Tech Giants Apple and IBM Join Forces to Develop Business Apps
Two of the world’s biggest names in tech, Apple and IBM, have announced a partnership to develop scores of business apps that will merge the computing power and big data capacity of IBM and the user-friendly interface of Apple products.
The business partnership was announced on Tuesday and aims to “redefine the way work will get done, address key industry mobility challenges and spark true mobile-led business change,” said Apple and IBM in a joint statement.
According to IBM chief executive Virginia Rometty and Apple CEO Tim Cook, speaking to CNBC, the companies are hoping to develop more than 100 business software programs for Apple’s iOS operating system. The new software programs are due for release in fall 2014.
The business apps will address specific industry needs, for example there will be a solution to help airline pilots save fuel. The aim of the collaboration is to truly turn iPads and iPhones into money-saving tools for businesses worldwide.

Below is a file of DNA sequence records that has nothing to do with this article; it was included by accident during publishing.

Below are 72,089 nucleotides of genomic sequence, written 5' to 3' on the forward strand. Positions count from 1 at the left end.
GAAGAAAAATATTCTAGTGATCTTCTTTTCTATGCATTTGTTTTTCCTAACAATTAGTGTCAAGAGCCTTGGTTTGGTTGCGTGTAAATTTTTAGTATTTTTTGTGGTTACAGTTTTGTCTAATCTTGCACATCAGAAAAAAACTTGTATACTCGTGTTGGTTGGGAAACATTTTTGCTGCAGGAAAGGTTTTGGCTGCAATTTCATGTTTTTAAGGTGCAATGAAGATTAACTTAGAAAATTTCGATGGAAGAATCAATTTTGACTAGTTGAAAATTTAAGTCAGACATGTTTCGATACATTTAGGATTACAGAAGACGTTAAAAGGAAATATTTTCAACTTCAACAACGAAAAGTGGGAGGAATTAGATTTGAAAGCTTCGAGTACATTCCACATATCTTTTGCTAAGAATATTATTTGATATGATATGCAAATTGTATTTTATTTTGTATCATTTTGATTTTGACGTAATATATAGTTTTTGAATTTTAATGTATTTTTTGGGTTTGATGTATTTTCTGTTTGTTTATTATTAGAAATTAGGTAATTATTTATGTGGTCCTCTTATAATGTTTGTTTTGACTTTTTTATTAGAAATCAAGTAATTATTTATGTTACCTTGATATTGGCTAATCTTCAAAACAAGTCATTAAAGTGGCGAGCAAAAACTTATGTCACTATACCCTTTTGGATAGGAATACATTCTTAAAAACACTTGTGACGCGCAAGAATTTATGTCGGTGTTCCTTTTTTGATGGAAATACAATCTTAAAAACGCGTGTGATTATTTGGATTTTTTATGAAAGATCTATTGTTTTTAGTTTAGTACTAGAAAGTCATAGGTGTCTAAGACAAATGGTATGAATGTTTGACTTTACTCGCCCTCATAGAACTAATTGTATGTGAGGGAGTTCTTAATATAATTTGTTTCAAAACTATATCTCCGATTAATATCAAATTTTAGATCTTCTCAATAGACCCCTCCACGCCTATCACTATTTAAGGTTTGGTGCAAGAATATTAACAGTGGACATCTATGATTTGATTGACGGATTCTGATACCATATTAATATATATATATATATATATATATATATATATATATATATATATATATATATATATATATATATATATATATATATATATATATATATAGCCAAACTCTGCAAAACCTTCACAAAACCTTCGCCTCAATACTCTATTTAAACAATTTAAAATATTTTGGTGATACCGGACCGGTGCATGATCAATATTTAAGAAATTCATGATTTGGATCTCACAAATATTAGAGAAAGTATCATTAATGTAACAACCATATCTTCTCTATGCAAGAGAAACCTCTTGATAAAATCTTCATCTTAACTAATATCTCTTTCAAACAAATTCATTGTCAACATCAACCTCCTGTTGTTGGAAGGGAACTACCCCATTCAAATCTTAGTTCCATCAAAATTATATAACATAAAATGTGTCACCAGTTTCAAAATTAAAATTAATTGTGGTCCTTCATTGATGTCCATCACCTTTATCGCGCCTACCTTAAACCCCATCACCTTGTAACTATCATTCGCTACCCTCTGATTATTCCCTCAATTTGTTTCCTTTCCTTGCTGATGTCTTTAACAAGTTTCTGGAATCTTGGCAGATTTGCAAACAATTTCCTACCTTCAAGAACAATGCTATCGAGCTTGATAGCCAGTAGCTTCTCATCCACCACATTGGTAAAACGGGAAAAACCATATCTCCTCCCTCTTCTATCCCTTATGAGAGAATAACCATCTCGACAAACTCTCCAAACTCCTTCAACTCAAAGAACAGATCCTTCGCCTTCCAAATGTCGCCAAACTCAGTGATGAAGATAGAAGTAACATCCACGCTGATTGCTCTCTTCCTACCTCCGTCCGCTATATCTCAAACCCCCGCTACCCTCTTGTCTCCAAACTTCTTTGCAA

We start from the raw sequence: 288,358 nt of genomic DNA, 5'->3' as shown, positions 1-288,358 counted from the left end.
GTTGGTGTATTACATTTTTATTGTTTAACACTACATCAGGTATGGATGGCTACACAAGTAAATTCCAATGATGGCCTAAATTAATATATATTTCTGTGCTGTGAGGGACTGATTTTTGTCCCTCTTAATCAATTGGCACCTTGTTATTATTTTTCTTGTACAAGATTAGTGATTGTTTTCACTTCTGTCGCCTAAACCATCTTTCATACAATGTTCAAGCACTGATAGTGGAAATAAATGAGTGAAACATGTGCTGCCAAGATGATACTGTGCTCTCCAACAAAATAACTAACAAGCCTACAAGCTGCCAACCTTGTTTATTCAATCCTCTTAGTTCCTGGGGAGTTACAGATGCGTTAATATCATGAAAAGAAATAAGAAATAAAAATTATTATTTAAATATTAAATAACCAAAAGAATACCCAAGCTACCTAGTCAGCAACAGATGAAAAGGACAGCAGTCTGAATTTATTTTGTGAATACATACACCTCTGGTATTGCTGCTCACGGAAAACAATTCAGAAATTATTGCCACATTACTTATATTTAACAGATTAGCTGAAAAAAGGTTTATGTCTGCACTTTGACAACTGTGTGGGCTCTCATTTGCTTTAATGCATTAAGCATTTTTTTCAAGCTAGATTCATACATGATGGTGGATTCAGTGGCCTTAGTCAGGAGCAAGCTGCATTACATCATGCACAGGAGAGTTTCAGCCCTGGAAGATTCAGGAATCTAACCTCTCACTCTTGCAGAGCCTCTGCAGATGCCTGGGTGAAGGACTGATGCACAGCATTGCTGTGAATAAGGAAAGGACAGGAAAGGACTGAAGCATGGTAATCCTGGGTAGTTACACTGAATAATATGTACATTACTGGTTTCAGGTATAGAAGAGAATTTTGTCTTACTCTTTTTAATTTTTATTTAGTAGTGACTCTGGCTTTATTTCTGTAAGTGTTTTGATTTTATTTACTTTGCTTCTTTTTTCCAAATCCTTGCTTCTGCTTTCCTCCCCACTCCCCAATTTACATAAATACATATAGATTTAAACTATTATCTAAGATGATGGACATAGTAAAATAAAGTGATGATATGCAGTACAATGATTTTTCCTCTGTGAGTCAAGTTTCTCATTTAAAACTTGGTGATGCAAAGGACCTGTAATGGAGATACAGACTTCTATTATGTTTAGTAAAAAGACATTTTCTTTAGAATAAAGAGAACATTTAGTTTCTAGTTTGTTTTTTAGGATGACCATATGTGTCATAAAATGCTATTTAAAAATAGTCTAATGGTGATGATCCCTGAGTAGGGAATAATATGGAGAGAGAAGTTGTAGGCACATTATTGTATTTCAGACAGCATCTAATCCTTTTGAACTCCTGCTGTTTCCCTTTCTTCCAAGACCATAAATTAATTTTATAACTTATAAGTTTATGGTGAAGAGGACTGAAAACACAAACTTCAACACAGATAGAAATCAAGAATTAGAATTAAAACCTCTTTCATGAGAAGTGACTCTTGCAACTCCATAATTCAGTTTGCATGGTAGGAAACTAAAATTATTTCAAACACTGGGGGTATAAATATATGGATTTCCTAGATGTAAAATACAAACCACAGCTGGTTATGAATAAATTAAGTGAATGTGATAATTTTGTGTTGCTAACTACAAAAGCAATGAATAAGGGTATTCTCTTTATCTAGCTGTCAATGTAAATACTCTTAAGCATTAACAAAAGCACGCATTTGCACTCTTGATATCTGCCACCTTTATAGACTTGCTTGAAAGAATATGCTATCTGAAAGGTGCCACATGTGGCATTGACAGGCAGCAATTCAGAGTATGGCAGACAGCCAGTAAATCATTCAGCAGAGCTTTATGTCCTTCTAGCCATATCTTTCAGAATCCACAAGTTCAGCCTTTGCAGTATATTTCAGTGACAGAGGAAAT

“We are in independent positions of strength,” Bridget van Kralingen, senior vice president of global business service at IBM, told USA Today. “We are the gold standards for enterprise (IBM), and consumer and design (Apple).”
Speaking about the joint venture - Apple’s first in years – Tim Cook said, “It takes the best of IBM and Apple. There is no overlap. It’s totally complimentary.”
The joint venture is big news for both companies and creates a unique opportunity to dominate the mobile business software space. Critics and tech analysts alike are applauding the move.
“They really do complement each other,” said Richard Doherty, director of the Envisioneering Group, a research consulting firm. “This seems to be one of these rare win-win-win things. I just see less indecision and more satisfaction and maybe people at work getting to enjoy an iPad on the company's dime instead of them having to go out and buy it.”
Apple shares rose $1.51 to $96.83 in after-market trading. IBM gained $3.41 to $191.90. The companies, former PC world adversaries, have worked together on the venture for several months.
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